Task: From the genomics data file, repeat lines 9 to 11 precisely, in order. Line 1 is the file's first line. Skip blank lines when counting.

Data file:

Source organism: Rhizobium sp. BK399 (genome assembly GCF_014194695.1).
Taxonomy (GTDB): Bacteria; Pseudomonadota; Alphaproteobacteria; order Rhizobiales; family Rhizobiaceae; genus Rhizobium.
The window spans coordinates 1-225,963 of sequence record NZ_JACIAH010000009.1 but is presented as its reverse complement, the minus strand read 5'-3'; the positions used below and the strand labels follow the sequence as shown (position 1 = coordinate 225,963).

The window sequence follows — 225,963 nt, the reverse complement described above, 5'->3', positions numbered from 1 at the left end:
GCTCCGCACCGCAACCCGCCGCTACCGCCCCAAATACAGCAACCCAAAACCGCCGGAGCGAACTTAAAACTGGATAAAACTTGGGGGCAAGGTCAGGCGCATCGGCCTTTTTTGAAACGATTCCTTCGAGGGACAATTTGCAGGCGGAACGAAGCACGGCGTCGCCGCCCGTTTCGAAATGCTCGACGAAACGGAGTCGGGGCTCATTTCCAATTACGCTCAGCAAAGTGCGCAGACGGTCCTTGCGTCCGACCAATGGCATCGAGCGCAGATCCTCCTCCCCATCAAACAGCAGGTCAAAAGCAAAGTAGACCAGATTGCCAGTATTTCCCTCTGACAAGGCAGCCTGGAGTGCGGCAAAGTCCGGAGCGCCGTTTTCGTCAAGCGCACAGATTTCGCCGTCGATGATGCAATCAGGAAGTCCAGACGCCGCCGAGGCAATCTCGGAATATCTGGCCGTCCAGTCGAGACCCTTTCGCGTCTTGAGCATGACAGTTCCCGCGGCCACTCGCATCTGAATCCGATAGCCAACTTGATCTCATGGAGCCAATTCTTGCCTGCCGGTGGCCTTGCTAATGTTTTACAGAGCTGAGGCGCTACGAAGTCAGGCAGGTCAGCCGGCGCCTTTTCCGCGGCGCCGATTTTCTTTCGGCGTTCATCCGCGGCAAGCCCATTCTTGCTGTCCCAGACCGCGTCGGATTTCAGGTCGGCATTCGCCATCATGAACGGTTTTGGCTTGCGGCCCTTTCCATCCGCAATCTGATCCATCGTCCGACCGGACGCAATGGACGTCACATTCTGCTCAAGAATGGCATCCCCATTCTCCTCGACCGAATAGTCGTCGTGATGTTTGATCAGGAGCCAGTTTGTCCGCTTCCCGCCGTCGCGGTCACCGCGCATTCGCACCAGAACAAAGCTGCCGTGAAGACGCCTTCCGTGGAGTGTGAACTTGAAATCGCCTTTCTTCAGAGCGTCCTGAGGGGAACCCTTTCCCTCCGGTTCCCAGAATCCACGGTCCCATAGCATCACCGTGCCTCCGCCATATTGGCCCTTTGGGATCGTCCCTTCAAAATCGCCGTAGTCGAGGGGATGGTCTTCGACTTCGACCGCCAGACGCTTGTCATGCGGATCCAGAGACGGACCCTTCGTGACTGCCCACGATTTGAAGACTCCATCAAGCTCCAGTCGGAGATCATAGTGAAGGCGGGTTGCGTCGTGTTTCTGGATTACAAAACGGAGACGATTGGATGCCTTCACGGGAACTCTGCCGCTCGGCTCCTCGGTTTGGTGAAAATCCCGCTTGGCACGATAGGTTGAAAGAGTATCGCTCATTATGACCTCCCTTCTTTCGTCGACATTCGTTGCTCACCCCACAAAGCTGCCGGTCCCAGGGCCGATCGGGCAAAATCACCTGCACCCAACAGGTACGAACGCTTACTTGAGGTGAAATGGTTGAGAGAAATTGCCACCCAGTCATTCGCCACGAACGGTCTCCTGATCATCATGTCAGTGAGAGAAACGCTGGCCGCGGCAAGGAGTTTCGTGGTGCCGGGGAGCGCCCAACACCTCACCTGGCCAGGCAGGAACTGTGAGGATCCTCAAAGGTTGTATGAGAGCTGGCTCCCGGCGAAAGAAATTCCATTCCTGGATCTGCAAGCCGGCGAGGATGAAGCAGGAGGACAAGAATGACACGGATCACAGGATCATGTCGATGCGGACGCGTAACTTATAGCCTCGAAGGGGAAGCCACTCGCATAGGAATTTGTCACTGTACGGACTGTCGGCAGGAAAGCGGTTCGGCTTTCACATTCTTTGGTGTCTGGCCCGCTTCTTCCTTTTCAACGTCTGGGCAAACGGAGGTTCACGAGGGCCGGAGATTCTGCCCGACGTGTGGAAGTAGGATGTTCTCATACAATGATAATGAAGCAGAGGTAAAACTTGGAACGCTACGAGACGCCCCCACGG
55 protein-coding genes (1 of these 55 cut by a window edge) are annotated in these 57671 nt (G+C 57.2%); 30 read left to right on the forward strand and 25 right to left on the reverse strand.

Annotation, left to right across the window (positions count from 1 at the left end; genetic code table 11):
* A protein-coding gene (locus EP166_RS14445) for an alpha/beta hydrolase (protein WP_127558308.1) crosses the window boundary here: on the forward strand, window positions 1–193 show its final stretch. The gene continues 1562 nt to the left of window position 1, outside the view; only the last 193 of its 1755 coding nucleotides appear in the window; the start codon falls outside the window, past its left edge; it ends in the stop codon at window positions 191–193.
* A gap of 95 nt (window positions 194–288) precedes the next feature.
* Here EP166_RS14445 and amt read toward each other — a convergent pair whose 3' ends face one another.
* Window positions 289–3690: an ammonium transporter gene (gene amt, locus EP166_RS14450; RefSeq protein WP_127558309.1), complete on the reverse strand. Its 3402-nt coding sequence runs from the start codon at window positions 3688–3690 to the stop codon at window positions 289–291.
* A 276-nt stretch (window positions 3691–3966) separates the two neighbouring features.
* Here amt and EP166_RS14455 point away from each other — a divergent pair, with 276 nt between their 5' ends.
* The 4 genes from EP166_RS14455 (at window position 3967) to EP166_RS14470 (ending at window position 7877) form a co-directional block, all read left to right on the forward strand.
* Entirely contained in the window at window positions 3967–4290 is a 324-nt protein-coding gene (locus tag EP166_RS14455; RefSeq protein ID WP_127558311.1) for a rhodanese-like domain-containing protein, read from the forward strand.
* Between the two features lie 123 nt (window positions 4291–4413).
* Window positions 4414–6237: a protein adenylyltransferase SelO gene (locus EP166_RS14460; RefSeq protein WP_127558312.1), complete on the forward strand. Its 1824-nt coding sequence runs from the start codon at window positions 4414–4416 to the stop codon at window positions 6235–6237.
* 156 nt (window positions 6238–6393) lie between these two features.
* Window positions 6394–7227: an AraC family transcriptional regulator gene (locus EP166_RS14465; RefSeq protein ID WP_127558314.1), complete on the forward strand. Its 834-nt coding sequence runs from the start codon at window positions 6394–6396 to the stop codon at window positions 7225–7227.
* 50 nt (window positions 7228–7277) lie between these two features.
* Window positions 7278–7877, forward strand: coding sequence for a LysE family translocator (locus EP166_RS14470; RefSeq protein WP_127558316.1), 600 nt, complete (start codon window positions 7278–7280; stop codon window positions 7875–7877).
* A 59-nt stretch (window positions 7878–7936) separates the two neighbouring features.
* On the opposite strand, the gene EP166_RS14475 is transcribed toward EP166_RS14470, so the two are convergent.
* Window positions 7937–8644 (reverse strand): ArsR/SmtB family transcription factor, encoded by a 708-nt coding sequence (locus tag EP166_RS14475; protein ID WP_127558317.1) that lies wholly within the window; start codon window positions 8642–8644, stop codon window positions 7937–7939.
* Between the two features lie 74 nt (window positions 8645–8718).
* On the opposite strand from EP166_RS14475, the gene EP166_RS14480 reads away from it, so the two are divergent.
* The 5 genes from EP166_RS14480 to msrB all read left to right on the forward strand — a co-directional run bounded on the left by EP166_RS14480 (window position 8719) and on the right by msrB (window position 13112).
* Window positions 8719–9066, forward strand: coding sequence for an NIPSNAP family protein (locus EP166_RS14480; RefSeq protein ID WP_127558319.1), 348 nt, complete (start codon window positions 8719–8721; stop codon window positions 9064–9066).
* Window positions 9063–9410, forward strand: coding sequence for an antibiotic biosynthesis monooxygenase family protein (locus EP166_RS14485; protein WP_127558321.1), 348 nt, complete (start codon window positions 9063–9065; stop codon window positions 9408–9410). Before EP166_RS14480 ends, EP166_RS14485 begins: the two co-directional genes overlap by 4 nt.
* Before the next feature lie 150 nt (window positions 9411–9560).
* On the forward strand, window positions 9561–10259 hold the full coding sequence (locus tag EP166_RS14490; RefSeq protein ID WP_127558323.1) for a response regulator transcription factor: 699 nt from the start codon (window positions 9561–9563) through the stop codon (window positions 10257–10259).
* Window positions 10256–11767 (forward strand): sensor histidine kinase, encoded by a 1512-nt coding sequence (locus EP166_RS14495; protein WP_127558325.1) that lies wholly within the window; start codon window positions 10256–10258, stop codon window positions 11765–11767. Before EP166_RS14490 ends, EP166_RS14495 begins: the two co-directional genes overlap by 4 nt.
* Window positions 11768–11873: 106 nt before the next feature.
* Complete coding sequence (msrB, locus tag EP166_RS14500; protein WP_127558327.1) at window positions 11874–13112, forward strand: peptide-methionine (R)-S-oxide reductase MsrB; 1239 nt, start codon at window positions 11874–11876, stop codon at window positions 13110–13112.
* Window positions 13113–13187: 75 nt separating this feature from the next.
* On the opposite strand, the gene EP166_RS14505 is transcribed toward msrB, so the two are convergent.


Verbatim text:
* A gap of 95 nt (window positions 194–288) precedes the next feature.
* Here EP166_RS14445 and amt read toward each other — a convergent pair whose 3' ends face one another.
* Window positions 289–3690: an ammonium transporter gene (gene amt, locus EP166_RS14450; RefSeq protein WP_127558309.1), complete on the reverse strand. Its 3402-nt coding sequence runs from the start codon at window positions 3688–3690 to the stop codon at window positions 289–291.